Bennie Maupin
A&E

Jazz Pioneer Bennie Maupin’s Next Chapter

A veteran of iconic Miles Davis and Herbie Hancock albums returns to Kuumbwa on Monday, Sept. 9

Bennie Maupin doesn’t want to talk about the past. It’s not that the 78-year-old reed maestro has secrets to protect. He’s just more interested in where his music is going than where it’s been.

Maupin understands that writers want to ply him with questions about his epochal recordings with Miles Davis and Herbie Hancock, but “much has already been written about Bitches Brew and Head Hunters,” he says from his home in Los Angeles. “I don’t want to be redundant. Keep it in the moment. Our trio is what’s happening now.”

Happening is one word for Options, the extraordinary new ensemble that makes its only Northern California stop on Monday, Sept. 9 at Kuumbwa. Featuring the supremely talented drummer/composer Nasheet Waits, who recorded a series of acclaimed albums with pianist Fred Hersch’s trio, and bassist/composer Eric Revis, best known for his ongoing two-decade tenure with saxophonist Branford Marsalis, Options spins open-form improvisations that unfurl like soul-bearing conversations.

Options is a confluence of Maupin’s present and his past, particularly the people in the project. Revis and Waits are longtime bandmates in the acclaimed collective combo Tarbaby (which has played Kuumbwa several times in the past decade). But Options’ roots go far deeper. Maupin came up on the Detroit scene in the late 1950s with Nasheet’s late father Freddie Waits, a widely esteemed drummer who worked with heavyweights like McCoy Tyner, Kenny Barron and Andrew Hill.

“He’s like my nephew,” Maupin says. “I’ve known him and his brother all his life. When he called me about this, I immediately said yes. It’s a nice situation for some real sensitive playing without piano or guitar, a setting that opens up a completely different area in terms of sounds and colors. It’s going to be a very exciting adventure.”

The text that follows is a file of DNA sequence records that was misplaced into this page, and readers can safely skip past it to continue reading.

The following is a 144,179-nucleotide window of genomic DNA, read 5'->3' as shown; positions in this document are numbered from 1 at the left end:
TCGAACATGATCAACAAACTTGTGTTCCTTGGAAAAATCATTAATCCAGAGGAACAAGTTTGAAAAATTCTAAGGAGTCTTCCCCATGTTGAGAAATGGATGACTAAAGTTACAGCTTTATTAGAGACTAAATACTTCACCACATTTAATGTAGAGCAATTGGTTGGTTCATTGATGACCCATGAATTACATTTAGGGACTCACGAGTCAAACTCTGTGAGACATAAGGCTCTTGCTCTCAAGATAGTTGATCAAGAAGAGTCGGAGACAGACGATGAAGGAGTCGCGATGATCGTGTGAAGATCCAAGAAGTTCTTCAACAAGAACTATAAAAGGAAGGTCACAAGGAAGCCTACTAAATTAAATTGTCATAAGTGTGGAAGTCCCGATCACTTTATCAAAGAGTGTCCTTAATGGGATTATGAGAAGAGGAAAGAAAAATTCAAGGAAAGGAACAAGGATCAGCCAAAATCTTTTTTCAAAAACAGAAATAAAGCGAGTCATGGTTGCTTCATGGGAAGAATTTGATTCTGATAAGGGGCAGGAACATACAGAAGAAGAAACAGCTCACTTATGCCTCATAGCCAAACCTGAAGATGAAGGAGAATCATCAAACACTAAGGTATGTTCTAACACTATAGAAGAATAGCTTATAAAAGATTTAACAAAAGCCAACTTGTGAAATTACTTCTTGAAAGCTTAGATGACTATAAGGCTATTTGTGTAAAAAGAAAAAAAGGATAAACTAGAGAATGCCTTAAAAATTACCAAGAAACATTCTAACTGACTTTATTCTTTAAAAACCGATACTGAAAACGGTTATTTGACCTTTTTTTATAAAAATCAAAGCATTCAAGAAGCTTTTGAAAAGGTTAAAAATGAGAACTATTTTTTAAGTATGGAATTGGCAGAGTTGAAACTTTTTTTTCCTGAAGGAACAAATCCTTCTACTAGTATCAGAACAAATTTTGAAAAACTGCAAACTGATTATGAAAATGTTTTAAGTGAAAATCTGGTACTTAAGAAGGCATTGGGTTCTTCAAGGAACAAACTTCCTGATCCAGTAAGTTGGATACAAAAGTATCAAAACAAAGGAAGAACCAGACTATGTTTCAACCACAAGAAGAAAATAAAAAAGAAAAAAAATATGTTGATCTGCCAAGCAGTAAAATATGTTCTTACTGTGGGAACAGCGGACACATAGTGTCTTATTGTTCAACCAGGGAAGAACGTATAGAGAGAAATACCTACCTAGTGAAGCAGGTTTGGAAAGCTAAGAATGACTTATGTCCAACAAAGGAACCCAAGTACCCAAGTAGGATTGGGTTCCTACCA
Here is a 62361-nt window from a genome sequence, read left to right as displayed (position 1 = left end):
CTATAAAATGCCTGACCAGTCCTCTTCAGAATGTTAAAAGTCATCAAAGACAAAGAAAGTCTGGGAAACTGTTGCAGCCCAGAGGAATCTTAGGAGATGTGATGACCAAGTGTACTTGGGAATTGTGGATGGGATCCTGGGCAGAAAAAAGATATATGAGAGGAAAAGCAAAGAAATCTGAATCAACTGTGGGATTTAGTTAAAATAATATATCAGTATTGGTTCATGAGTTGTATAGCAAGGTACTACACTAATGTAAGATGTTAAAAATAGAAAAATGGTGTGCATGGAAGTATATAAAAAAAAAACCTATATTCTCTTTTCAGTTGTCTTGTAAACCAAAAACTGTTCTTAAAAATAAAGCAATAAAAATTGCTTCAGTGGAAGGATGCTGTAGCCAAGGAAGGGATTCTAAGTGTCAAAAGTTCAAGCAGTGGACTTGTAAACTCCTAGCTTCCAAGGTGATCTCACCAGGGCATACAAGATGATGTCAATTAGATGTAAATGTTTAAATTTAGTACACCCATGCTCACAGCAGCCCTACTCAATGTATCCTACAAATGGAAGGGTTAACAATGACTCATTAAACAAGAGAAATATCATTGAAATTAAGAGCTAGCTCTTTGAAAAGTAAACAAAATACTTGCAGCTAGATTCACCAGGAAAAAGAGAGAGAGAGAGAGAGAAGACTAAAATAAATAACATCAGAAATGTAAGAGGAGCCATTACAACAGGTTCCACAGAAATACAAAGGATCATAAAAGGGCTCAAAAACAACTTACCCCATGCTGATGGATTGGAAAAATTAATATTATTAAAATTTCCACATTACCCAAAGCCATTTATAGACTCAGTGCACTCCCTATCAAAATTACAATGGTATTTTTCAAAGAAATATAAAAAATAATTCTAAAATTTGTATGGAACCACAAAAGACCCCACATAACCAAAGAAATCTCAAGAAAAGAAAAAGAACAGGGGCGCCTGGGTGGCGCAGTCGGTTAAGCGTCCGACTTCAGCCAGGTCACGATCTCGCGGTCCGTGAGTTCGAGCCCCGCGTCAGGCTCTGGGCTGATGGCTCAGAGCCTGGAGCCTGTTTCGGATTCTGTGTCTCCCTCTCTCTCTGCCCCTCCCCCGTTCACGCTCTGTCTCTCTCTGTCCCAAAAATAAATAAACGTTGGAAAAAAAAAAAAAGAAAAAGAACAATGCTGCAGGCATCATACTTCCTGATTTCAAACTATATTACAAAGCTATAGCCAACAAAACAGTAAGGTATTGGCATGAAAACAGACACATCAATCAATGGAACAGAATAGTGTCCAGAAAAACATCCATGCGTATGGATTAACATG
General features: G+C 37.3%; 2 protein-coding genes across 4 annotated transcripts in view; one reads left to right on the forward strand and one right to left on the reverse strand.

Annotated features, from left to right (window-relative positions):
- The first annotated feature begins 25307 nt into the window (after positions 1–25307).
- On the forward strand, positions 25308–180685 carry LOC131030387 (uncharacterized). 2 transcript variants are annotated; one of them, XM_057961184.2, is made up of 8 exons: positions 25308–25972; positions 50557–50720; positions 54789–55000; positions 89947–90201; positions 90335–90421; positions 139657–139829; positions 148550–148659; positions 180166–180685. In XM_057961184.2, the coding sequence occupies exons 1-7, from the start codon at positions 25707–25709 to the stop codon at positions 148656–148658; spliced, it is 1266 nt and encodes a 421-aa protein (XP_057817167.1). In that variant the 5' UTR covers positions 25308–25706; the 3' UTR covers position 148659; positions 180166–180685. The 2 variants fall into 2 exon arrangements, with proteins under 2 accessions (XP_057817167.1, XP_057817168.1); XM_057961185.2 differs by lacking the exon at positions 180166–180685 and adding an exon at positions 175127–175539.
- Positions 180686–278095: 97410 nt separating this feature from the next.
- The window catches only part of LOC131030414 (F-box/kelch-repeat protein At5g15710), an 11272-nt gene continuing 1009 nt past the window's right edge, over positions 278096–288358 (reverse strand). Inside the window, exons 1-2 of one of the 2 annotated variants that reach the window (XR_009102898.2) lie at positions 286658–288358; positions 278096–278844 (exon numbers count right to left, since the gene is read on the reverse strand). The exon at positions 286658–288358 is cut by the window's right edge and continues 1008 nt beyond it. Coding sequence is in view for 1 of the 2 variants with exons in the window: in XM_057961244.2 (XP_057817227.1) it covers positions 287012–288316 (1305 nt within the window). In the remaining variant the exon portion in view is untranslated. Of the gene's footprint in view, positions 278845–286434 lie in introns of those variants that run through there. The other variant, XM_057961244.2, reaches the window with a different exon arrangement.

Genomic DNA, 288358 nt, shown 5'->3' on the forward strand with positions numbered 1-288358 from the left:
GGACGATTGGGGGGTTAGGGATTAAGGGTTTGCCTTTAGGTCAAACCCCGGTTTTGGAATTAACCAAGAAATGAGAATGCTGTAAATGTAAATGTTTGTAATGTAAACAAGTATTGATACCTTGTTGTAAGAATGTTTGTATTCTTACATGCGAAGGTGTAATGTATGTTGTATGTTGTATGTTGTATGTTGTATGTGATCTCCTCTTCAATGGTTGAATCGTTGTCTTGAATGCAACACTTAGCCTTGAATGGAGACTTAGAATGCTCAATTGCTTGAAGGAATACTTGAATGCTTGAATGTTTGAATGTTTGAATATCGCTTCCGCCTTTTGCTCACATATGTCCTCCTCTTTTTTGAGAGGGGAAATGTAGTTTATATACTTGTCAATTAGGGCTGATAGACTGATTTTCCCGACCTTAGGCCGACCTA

Maupin’s past is so rich, it’s hard to not talk about it. He’s one of those rare players who actually changed the sound of jazz. He established himself as a rising force on tenor saxophone in the late 1960s via albums like Horace Silver’s Serenade to a Soul Sister, Lee Morgan’s Caramba! and McCoy Tyner’s Tender Moments. He plays soprano sax and alto flute, but his most profound role was in adopting the bass clarinet after Eric Dolphy introduced the horn in the late 1950s.

Maupin made his bass clarinet recording debut on Miles Davis’s seminal 1969 album Bitches Brew, adding an essential element to the trumpeter’s lean, sinuous fusion sound. And when Davis’ concept embraced denser textures and more intricate rhythmic patterns on Jack Johnson, Big Fun and On the Corner, Maupin’s reed work stood out amidst the kinetic sonic matrix.

He joined another brilliant aural adventurer as a member of Herbie Hancock’s Mwandishi band. And when Hancock changed directions with a funk-infused sound introduced on the hugely influential 1973 album Head Hunters, one of the best-selling jazz albums ever, Maupin was the only Mwandishi player who made the transition.

In many ways, Maupin’s uncompromising path was set by his early encounters with Dolphy and Coltrane in Detroit. He met Trane first, and encountered Dolphy a few years later, when he came through town as a member of John Coltrane’s band, and was immediately inspired to start playing bass clarinet.

Dolphy was renowned for his generosity, and when Maupin introduced himself and mentioned he was starting to play the flute, “He just looked at me and extended his hand with his flute and said, ‘Play something for me,’” Maupin recalls.

“It was an open-hole flute, and I had never even held one. For the next half hour, he gave me a flute lesson right there in the club. He pointed out certain things to me—about my embouchure, how to keep the tone alive, supporting it with air. He was so patient. He kept guiding me and guiding me.”

In recent years, Maupin has embraced his role as a venerable elder of Southern California’s surging creative music scene, where he’s a faculty member at the California Institute of the Arts. When he talks about the music he’s been making lately, he’s more likely to mention a former student who invited him to record than namedrop a fellow luminary.

“There’s such a large cadre of young musicians who’ve finished their master’s doing interesting projects,” he says. “Working with these young musicians, it keeps me fresh. We need them, and they need us.” 

Bennie Maupin performs with his trio Options at 7 p.m. on Monday, Sept. 9, at Kuumbwa Jazz, 320-2 Cedar St., Santa Cruz. $31.50 adv/$36.75 door. 427-2227.

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